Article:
Published February 29, 2024

Leap day couples on how they'll celebrate first anniversary, four years after wedding

By Nicole Thompson in Toronto

Josh McConnell has had the same conversation so often it's starting to feel like he's reading off a script.

He and his wife are gearing up to celebrate their first anniversary, the Toronto-based writer will tell a co-worker or acquaintance. "I thought you'd been married for years," they respond.

Both things are true: McConnell and his partner married on Feb. 29, 2020, so this is the first year they'll be able to celebrate on the same calendar day they were wed. It gives them an uncommon anniversary — and a fun talking point.

"It's like it's all rehearsed," he said in a recent phone interview. "There's something fun about that, which is kind of juicy."

In practical terms, McConnell and his wife do celebrate their anniversary every year. Their Feb. 29 wedding was held in her native New Zealand, when it was still Feb. 28 in his home country of Canada.

"We play the logical card," he said.

When they got married, they planned to splash out every Feb. 29 and keep their Feb. 28 anniversaries low-key.

That's still the plan — for upcoming leap years. Family circumstances have led them to delay a planned New Zealand trip until 2025, so this year they're going out for a nice dinner and they'll do something big again in 2028.

Even with the smaller-than-expected festivities, McConnell said he and his partner are taking this time to reflect on all the changes in their lives since 2020.

"It's a real moment to be like: a lot has happened in four years," McConnell said. "It's a cool way to mark the journey."

Though leap years serve a practical purpose above all — by keeping our annual calendar in line with the Earth's 365.242-day trip around the sun — they've long been tied up with folklore, particularly around marriage.

Old European tradition held that women could propose to men on leap day — unlike the rest of the year, when men were expected to pop the question to their female partners.

In the modern era, some local governments are hyping leap day weddings — including the municipality of Kawartha Lakes, Ont.

"Leap into marriage at Kawartha Lakes City Hall" for just $400, city staff suggested in a recent press release.

A spokeswoman said the slots had all filled up — there will be seven weddings in the building on Thursday, including one "double wedding."

Shana DeRoche, who runs the Brampton, Ont.-based wedding planning company Dream Weaver Events, said she's never been asked to plan a leap day wedding, though she sees the appeal of getting married on an uncommon day.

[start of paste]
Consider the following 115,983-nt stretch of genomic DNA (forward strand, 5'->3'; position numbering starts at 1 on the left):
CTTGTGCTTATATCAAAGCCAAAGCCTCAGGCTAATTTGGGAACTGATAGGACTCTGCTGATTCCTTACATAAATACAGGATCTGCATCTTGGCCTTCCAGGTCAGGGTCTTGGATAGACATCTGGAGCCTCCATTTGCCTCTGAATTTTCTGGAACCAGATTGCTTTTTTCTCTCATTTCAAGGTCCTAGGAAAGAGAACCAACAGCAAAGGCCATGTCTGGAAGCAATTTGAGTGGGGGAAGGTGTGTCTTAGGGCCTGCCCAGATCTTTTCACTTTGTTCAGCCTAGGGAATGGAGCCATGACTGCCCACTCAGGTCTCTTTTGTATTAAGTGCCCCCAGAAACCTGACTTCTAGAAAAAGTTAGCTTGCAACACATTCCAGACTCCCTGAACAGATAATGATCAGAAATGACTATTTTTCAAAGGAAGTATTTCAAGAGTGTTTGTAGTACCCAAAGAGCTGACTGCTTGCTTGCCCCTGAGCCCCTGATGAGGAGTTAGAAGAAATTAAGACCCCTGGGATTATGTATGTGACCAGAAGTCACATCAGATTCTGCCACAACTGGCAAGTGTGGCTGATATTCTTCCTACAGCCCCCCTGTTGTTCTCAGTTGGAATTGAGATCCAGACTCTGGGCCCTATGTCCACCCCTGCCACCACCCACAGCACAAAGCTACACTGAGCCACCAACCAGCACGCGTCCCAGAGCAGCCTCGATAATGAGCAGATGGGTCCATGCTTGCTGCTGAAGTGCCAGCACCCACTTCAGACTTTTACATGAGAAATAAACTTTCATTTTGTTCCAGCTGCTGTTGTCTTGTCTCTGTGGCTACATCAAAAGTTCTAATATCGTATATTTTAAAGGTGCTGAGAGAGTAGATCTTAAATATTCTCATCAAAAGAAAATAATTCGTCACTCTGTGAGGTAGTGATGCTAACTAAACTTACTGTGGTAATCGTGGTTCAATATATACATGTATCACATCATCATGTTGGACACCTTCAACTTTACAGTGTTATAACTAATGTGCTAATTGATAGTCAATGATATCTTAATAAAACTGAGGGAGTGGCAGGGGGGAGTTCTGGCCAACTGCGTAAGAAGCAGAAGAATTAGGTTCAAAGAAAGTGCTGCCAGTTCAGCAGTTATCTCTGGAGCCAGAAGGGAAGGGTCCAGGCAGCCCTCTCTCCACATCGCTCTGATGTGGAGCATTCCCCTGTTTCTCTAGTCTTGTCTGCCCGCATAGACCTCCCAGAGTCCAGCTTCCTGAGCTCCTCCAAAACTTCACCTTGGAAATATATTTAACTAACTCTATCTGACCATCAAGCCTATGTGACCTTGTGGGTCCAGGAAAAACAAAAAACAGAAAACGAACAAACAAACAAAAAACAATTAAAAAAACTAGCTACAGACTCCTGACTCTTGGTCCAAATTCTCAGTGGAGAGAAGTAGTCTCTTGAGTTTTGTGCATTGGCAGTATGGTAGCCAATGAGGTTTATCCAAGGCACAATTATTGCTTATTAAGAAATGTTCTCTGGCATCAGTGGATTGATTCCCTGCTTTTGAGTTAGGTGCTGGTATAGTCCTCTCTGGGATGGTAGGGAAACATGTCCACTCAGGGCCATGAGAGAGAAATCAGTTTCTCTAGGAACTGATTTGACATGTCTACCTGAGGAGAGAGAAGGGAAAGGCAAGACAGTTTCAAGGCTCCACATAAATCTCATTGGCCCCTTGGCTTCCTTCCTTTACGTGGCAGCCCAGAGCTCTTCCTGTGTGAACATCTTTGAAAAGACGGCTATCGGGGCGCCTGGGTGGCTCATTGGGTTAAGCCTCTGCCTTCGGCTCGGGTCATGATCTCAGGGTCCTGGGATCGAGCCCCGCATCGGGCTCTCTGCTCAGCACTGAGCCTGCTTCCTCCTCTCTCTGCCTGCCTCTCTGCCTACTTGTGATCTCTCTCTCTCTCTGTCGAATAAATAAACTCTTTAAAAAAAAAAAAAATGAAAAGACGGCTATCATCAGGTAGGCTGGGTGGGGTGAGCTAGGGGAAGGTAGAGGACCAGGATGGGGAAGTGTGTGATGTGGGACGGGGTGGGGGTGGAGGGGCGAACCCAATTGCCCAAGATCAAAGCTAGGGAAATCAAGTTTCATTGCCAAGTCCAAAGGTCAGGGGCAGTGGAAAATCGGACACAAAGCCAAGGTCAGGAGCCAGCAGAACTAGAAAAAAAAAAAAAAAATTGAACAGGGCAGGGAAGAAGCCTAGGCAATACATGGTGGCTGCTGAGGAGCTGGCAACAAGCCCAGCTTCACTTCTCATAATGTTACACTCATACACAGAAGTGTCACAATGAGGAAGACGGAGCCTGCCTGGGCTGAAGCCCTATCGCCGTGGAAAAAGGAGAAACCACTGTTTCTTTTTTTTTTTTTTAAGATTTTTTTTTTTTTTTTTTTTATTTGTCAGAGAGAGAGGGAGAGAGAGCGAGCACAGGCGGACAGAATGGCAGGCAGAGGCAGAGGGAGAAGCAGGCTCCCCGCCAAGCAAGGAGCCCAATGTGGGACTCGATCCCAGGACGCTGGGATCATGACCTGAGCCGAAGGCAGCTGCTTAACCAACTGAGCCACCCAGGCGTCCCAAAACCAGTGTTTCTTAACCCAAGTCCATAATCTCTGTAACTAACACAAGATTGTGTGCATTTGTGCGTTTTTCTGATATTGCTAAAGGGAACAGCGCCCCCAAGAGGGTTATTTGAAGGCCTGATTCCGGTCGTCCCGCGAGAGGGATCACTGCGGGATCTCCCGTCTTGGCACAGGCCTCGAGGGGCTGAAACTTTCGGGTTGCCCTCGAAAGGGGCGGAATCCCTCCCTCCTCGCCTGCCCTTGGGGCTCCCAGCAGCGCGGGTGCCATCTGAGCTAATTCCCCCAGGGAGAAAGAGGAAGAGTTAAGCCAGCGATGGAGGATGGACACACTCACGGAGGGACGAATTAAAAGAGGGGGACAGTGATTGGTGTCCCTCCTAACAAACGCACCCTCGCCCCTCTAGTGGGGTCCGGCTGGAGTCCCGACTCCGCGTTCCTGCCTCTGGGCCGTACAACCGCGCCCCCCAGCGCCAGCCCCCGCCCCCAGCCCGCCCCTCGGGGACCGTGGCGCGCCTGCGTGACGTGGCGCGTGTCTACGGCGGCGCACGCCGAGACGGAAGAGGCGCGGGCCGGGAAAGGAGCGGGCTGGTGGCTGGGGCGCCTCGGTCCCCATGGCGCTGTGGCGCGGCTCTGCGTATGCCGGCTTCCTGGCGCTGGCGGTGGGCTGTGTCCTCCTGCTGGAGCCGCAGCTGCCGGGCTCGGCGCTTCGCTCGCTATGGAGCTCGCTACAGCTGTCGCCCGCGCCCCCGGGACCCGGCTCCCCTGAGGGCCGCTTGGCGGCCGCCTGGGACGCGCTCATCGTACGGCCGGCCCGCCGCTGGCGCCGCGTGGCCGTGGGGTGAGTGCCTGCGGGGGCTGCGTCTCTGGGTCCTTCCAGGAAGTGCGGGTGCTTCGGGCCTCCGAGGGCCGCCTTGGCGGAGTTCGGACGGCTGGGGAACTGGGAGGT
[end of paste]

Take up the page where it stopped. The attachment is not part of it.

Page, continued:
But overall, she said fewer of her clients seem concerned with the significance of their wedding date these days.

"People pre-pandemic really cared about when their anniversary was, tried really hard to find a date that would have meaning, or meant something to someone else in their family, or was the anniversary of their first date," DeRoche said.

"Post-pandemic, I think people care about it a lot less."

She's not sure exactly why — it could have to do with the way the pandemic put the important things into focus, or maybe it was the backlog of delayed weddings in 2020 and 2021 that made it hard for newly engaged couples to find a date.

Cassandra Cleveland, who married her husband Mackenzie on leap day 2020, just before the pandemic put weddings on hold, said they're thrilled they were able to squeeze their celebration in.

"We often refer to it as the last big party before the pandemic," she said by email from Vaughan, Ont., north of Toronto.

"It was the last time for quite a while that we saw many family members from all across the globe, and it was a really special memory to hold throughout the tough days of the pandemic."

The couple's lives are looking pretty different these days. They got a puppy in 2021, and their daughter was born nearly two years ago. In 2021, '22 and '23 they celebrated on March 1 — the day after Feb. 28.

"Since it's technically our 'first' anniversary, we plan to celebrate with a big anniversary trip somewhere warm in the coming months," she said.

Banner image: THE CANADIAN PRESS/AP-Charlie Riedel

This report by The Canadian Press was first published Feb. 27, 2024.

— with files from The Associated Press.

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